Principle purpose of EuPhoRe is the extraction of phosphates from biomass by using an
innovative, worldwide unique and patented RedOx-method. Additionally, the unique
phosphate extraction process allows EuPhoRe to excite green energy which will be fed to the
national grid and compensated in accordance with the renewable energy law.
Phosphate is an essential element for all creatures, a driving force for the metabolism of all
living cells and cannot be substituted by another element. Phosphat resources are limited and
the element itself is not renewable. According to notable international research institutes best
estimates, the natural reserves of phosphate will be exhausted during 50 to 120 years.
Crude phosphate ore as the carrier of the world’s natural phosphate reserves is mined by a
process resulting in a significant landscape intrusion and are locally converted into a tradable
crude phosphate concentrate containing an average P2O5-content of 27-34%. Out of the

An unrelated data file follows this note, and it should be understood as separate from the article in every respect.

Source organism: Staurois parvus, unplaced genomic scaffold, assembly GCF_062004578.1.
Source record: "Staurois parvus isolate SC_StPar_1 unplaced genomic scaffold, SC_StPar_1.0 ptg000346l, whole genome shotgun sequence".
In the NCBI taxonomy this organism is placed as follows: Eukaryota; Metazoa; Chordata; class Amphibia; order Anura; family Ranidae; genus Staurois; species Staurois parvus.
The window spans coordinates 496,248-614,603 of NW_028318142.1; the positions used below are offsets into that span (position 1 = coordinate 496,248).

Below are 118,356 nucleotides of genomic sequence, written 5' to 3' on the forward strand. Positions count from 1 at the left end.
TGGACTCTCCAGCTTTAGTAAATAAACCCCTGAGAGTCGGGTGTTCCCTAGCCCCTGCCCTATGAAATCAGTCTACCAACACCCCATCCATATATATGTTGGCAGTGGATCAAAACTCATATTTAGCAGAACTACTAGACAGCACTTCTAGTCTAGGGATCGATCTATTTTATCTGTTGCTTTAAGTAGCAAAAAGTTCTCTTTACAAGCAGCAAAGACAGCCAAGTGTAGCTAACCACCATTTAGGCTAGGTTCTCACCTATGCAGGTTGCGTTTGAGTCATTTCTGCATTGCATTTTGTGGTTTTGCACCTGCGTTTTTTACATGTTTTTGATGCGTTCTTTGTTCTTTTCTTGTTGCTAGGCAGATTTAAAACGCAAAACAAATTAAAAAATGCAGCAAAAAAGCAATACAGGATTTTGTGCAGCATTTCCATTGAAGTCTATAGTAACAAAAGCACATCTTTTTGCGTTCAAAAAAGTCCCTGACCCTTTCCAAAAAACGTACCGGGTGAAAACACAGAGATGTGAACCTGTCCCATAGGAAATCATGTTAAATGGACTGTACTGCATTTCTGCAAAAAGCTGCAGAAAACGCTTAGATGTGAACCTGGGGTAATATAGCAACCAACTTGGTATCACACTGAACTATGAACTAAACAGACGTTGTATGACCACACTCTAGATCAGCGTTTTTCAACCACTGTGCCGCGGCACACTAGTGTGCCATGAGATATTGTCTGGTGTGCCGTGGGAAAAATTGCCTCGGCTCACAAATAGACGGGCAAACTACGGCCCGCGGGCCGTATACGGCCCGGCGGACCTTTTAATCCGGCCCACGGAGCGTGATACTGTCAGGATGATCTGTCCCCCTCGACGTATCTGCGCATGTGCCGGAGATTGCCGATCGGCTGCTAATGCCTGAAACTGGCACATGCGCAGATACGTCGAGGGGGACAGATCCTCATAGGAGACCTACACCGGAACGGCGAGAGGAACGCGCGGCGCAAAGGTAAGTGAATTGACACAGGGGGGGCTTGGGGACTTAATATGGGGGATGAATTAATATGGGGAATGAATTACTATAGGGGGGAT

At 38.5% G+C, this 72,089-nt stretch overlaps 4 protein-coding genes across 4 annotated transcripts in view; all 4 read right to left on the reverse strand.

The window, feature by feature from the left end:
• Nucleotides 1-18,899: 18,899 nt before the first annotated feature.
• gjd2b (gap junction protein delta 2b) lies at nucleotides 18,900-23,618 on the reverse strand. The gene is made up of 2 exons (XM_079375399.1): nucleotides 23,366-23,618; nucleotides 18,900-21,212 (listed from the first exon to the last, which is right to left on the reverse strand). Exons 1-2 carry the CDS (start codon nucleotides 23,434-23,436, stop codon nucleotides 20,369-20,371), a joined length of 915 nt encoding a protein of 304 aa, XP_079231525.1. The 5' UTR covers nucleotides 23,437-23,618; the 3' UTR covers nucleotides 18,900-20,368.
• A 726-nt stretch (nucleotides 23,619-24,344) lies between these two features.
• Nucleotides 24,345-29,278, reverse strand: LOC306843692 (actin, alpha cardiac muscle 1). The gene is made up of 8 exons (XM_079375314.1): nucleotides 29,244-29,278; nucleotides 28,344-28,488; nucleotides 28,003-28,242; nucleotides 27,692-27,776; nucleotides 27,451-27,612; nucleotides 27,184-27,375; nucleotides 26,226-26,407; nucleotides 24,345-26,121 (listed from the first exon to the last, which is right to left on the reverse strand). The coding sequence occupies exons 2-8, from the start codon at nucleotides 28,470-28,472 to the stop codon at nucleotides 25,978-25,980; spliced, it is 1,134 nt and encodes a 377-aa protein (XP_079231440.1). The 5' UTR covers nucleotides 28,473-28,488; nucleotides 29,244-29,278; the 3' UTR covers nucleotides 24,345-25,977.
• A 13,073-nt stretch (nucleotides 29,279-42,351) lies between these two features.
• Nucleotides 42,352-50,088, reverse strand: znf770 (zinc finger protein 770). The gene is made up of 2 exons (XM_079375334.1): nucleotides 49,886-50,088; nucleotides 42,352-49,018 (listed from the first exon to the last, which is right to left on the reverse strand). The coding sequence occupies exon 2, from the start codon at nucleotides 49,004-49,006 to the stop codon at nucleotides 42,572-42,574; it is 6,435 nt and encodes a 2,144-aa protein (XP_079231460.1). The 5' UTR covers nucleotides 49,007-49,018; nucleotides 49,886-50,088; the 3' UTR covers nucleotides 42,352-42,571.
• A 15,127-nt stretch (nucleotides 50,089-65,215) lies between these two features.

approximately 190 million tons of global annual crude phosphate output, roughly 85% are utilised by the fertilizer industry. The crucial issue of all mined crude phosphate ores is their increasing harmful substance contamination, notably chemical heavy metal compounds. The rising world demand on the back of the world population increase, combined with the continuous broadening of the industrial meat production will ultimately lead to a rapid shortage in phosphate supply causing significant sociopolitical impacts. The years 2007 and 2008 were earmarked by a global supply shortage (referred to as the ‘phosphate crisis’) which ultimately caused phosphate price enhancements at +700%.
The International Fertilizer Industry Association (IFA) projects a 5% annual growth rate in global phosphate demand for the time period to 2014. The European Fertilizer Manufacturers Association (EFMA) expects an annual European increase in phosphate consumption of 3.9% in the mid-term to 2019. Due to none existent European natural crude phosphate ore
resources, the entire European phosphate consumption is dependent on imports. The EU-27 countries import 2.7 million tons yearly.
Following the envisaged shortage in supply of this essential element, the European governments initiated research projects on the recycling of phosphates from biomass to antagonise the inevitable supply shortage. Due to the fact that phosphates are not replaceable, recycling represents the one and only alternative to conserve the world’s natural phosphate reserves.